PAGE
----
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Mechanical engineering students at Michigan build giant working Rubik’s Cube

Why it matters to you

Fancy a bit of fun between your mechanical engineering classes? This giant Rubik's Cube may help -- and teach a valuable lesson about design and teamwork in the process.

In an impressive, fun demonstration of design and engineering in action, the University of Michigan’s G.G. Brown Building is currently home to a giant working Rubik’s Cube.

Created as a senior design project by a team of seven mechanical engineering students, the sizable puzzle is constructed mainly of aluminum, measures 4.5 feet across, and weighs a total of 2,400 pounds — steel stand included. It’s not quite world’s biggest (one built by puzzle enthusiast Tony Fisher claims that record), but it’s definitely an impressive achievement.

“In the past, giant versions of the Rubik’s Cube have been made, but they have either been electronic or very cumbersome to maneuver and solve,” Martin Harris, one of the creators, told Digital Trends. “By suspending our giant cube in a stand, users are free to walk around the cube as they solve it and interact with it from many angles with little additional effort.”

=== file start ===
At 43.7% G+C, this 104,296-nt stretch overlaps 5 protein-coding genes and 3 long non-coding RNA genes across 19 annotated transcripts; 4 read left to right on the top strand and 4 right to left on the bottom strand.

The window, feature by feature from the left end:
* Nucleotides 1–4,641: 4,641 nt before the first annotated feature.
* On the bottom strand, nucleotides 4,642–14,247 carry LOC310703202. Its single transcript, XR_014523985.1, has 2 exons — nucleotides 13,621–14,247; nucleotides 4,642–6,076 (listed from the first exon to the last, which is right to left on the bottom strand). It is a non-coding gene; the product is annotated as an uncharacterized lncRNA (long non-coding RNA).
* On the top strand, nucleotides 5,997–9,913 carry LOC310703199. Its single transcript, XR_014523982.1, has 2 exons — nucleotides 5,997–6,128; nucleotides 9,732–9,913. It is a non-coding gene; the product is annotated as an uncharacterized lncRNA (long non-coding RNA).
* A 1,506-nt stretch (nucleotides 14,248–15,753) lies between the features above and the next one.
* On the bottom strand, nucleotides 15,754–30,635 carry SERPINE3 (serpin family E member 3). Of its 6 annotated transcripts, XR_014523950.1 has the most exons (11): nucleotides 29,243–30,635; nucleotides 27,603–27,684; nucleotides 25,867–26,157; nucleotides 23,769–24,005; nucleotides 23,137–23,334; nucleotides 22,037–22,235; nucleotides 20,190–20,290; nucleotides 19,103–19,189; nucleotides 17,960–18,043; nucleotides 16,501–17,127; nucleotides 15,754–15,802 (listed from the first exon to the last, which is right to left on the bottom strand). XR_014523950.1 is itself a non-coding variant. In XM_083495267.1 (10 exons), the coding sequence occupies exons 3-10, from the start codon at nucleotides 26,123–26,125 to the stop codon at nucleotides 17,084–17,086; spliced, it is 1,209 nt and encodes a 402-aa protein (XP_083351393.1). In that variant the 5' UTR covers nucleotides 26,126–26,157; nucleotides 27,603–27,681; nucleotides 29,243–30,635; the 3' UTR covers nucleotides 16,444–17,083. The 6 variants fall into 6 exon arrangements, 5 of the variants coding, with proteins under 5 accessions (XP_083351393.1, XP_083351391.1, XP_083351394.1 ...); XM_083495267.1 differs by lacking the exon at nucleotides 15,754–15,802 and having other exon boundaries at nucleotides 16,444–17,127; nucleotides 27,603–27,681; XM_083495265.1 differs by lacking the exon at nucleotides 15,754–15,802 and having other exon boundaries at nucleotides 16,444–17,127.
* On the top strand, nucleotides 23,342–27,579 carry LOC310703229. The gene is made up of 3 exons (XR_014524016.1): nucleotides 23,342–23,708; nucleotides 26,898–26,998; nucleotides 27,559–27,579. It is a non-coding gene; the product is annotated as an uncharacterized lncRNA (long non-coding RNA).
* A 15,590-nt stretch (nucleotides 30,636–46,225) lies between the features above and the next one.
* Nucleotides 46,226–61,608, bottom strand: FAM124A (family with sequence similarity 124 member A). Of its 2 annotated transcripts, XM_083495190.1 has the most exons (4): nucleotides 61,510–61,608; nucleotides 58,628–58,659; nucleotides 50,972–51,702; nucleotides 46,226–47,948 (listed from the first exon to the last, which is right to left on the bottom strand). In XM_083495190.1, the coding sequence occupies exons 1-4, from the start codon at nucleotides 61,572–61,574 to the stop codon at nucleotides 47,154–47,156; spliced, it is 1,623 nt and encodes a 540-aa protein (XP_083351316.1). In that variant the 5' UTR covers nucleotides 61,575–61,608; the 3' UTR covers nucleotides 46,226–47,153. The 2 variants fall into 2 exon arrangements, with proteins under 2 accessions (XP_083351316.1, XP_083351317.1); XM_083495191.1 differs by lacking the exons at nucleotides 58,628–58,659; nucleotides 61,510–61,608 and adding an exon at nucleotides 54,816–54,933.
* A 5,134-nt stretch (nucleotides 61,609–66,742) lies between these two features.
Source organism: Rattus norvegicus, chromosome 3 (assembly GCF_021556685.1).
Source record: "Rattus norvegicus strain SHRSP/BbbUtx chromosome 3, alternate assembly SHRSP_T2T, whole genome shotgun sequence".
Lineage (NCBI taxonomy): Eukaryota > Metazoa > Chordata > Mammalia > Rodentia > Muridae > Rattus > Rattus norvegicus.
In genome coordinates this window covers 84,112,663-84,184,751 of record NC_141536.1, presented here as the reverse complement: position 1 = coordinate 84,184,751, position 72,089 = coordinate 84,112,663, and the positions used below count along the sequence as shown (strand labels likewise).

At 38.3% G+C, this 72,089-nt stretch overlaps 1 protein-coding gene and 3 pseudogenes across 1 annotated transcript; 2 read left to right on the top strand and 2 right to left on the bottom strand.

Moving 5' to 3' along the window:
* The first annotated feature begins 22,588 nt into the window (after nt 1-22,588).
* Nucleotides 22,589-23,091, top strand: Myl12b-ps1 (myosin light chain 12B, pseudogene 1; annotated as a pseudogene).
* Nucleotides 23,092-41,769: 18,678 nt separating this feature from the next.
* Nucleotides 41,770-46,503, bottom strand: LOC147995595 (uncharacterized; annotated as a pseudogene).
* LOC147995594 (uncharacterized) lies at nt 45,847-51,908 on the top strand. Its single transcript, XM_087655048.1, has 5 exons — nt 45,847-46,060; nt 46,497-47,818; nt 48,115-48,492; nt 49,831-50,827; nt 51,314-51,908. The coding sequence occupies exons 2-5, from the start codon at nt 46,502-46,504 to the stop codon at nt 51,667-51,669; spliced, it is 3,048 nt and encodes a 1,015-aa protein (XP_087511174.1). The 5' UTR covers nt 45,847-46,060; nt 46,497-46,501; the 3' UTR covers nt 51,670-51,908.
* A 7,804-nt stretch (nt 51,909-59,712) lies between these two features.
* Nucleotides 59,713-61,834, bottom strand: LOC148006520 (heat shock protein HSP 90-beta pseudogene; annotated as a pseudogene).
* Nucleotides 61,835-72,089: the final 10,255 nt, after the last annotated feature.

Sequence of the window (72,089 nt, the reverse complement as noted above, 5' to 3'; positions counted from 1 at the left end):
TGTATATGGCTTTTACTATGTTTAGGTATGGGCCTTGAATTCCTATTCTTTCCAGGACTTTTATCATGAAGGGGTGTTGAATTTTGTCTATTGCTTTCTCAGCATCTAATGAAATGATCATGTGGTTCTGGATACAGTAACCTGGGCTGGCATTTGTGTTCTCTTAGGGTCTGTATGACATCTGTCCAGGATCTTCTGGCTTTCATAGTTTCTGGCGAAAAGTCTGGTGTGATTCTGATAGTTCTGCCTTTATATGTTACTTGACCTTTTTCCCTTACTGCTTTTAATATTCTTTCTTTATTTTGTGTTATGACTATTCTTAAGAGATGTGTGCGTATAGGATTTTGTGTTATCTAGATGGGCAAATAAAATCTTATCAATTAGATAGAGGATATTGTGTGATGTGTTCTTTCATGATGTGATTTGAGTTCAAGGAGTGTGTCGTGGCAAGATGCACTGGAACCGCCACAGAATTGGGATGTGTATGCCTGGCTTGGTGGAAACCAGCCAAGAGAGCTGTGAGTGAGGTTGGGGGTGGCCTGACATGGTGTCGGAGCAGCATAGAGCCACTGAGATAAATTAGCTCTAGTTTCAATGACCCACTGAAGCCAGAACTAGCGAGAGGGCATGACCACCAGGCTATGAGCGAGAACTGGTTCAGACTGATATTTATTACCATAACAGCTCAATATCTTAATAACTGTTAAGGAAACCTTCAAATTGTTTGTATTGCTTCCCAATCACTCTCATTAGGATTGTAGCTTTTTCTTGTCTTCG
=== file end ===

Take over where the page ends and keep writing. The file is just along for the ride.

Harris said that the goal of the project was to create an interactive mechanical art piece that would introduce teamwork and collaboration to the problem-solving process, while also providing a lasting piece of artwork to Michigan’s north campus.

“Traditional Rubik’s Cubes have smooth plastic surfaces that slide across one another inside the cube, but on such a giant scale the resistance due to friction would have been magnified beyond what a human user could reasonably overcome,” he continued, describing one of the big design challenges the team faced. “To solve this problem, we designed a network of rollers and transfer bearings that work together to transform every instance of sliding contact into rolling contact, while preserving all of the necessary movability to have a solvable cube.”

The plan is for the giant Rubik’s Cube to stay indefinitely on the second floor of its current residence at the university. Since most of the team of engineers who worked on it have now graduated and moved away from Ann Arbor, Harris noted there aren’t any plans to take the project further — but only time will tell what future classes of Michigan engineers will bring to the table.

“After all, it’s their toy now,” he said.